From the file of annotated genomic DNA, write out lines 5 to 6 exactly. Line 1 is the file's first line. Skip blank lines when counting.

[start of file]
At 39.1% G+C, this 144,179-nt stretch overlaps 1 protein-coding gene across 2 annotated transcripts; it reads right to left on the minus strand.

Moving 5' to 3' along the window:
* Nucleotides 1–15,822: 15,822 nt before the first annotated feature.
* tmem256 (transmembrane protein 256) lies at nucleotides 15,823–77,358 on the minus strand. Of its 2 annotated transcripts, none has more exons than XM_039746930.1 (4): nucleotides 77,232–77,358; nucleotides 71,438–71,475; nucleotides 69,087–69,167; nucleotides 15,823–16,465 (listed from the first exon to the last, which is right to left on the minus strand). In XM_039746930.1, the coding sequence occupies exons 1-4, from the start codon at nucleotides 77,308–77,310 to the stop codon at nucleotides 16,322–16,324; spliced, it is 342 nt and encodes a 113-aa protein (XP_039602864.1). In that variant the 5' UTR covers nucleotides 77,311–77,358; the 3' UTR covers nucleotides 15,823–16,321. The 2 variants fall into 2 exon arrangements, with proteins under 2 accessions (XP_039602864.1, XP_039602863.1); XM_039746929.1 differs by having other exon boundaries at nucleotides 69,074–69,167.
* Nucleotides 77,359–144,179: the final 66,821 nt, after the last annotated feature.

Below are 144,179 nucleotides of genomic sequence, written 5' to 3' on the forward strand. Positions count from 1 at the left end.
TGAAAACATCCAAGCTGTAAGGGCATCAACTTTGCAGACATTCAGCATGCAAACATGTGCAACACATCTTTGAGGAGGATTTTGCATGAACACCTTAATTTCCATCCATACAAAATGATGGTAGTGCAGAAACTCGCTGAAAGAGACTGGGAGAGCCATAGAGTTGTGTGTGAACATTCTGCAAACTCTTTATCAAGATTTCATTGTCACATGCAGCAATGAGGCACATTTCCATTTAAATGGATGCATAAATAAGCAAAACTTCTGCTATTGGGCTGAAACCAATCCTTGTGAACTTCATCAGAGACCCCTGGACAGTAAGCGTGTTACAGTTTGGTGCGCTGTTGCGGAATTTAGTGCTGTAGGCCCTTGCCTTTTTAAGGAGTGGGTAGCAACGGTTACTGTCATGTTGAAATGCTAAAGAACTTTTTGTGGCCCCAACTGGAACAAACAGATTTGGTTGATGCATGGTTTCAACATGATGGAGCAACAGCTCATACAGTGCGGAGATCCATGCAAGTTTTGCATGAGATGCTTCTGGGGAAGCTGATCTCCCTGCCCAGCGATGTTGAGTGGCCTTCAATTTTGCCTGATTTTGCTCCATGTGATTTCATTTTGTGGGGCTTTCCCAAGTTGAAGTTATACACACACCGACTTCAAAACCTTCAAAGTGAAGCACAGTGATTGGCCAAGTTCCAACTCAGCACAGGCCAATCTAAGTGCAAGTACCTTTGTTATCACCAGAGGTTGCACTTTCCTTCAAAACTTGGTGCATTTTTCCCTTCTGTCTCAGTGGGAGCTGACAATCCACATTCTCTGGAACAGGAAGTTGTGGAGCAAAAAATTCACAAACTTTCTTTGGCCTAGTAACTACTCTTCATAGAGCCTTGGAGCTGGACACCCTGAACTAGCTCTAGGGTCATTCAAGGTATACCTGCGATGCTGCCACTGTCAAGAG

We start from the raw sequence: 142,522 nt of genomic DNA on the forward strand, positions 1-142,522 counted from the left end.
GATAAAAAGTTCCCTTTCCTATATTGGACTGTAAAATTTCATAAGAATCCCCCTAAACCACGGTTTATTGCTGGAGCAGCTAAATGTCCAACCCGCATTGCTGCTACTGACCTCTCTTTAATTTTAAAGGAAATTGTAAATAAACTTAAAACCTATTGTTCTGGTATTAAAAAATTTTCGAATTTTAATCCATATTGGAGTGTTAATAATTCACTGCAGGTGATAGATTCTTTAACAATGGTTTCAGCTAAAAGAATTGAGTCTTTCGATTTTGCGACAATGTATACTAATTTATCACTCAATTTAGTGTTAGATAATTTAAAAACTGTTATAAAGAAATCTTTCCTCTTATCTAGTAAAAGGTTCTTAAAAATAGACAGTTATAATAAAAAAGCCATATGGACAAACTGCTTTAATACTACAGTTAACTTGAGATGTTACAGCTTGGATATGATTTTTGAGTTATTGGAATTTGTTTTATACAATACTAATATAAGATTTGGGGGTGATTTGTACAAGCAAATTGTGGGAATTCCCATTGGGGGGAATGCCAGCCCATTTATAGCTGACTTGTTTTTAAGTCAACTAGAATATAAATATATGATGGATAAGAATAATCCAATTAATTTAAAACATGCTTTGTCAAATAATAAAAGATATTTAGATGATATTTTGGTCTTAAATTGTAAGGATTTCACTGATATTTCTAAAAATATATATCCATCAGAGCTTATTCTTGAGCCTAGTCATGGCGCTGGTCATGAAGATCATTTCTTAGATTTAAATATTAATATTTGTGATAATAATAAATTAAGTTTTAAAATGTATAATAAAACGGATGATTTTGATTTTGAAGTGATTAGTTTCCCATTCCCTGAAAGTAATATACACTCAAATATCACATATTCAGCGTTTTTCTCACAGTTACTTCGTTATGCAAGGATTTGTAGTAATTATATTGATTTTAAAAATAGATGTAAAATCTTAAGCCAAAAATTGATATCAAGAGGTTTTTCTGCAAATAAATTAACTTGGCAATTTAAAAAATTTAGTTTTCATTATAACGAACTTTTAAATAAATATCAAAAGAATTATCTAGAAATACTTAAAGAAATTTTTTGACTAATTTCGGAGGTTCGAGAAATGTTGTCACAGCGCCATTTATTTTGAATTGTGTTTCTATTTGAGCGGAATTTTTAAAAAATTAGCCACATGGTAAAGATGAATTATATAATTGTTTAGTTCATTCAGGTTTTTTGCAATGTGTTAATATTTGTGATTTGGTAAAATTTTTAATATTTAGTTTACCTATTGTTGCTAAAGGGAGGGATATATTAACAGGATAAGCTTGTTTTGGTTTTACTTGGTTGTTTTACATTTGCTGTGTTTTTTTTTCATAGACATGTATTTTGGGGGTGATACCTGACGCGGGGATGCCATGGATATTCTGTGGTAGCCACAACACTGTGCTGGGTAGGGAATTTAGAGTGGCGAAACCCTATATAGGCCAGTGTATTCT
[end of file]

* Nucleotides 77,359–144,179: the final 66,821 nt, after the last annotated feature.

Below are 144,179 nucleotides of genomic sequence, written 5' to 3' on the forward strand. Positions count from 1 at the left end.